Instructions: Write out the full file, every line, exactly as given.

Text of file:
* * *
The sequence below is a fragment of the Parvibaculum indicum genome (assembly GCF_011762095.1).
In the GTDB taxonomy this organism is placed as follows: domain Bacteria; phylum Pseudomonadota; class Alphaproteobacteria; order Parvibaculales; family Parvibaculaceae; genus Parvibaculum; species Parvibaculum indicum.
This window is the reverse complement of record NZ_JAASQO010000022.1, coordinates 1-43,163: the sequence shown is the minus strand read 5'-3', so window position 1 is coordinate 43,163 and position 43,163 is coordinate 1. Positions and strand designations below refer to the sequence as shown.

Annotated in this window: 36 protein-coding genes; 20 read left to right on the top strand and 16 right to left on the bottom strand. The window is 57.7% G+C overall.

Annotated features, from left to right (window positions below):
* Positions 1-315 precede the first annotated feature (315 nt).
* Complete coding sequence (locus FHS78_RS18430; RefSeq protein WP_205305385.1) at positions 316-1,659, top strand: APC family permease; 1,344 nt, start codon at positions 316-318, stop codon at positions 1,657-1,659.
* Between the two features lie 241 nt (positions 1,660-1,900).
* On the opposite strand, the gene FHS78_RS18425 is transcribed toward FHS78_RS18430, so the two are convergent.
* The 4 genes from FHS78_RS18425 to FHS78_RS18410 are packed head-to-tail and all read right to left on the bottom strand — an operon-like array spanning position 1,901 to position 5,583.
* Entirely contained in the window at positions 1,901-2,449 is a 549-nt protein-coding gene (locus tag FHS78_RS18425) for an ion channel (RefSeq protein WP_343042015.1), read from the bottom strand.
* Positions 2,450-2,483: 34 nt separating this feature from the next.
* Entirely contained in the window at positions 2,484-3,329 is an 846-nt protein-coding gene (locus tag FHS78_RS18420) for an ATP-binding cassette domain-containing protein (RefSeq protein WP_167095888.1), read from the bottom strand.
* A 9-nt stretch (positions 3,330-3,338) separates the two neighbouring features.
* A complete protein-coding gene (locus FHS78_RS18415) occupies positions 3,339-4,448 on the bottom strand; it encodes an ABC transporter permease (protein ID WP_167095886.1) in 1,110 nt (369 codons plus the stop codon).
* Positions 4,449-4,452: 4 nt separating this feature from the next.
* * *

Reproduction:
The sequence below is a fragment of the Parvibaculum indicum genome (assembly GCF_011762095.1).
In the GTDB taxonomy this organism is placed as follows: domain Bacteria; phylum Pseudomonadota; class Alphaproteobacteria; order Parvibaculales; family Parvibaculaceae; genus Parvibaculum; species Parvibaculum indicum.
This window is the reverse complement of record NZ_JAASQO010000022.1, coordinates 1-43,163: the sequence shown is the minus strand read 5'-3', so window position 1 is coordinate 43,163 and position 43,163 is coordinate 1. Positions and strand designations below refer to the sequence as shown.

Annotated in this window: 36 protein-coding genes; 20 read left to right on the top strand and 16 right to left on the bottom strand. The window is 57.7% G+C overall.

Annotated features, from left to right (window positions below):
* Positions 1-315 precede the first annotated feature (315 nt).
* Complete coding sequence (locus FHS78_RS18430; RefSeq protein WP_205305385.1) at positions 316-1,659, top strand: APC family permease; 1,344 nt, start codon at positions 316-318, stop codon at positions 1,657-1,659.
* Between the two features lie 241 nt (positions 1,660-1,900).
* On the opposite strand, the gene FHS78_RS18425 is transcribed toward FHS78_RS18430, so the two are convergent.
* The 4 genes from FHS78_RS18425 to FHS78_RS18410 are packed head-to-tail and all read right to left on the bottom strand — an operon-like array spanning position 1,901 to position 5,583.
* Entirely contained in the window at positions 1,901-2,449 is a 549-nt protein-coding gene (locus tag FHS78_RS18425) for an ion channel (RefSeq protein WP_343042015.1), read from the bottom strand.
* Positions 2,450-2,483: 34 nt separating this feature from the next.
* Entirely contained in the window at positions 2,484-3,329 is an 846-nt protein-coding gene (locus tag FHS78_RS18420) for an ATP-binding cassette domain-containing protein (RefSeq protein WP_167095888.1), read from the bottom strand.
* A 9-nt stretch (positions 3,330-3,338) separates the two neighbouring features.
* A complete protein-coding gene (locus FHS78_RS18415) occupies positions 3,339-4,448 on the bottom strand; it encodes an ABC transporter permease (protein ID WP_167095886.1) in 1,110 nt (369 codons plus the stop codon).
* Positions 4,449-4,452: 4 nt separating this feature from the next.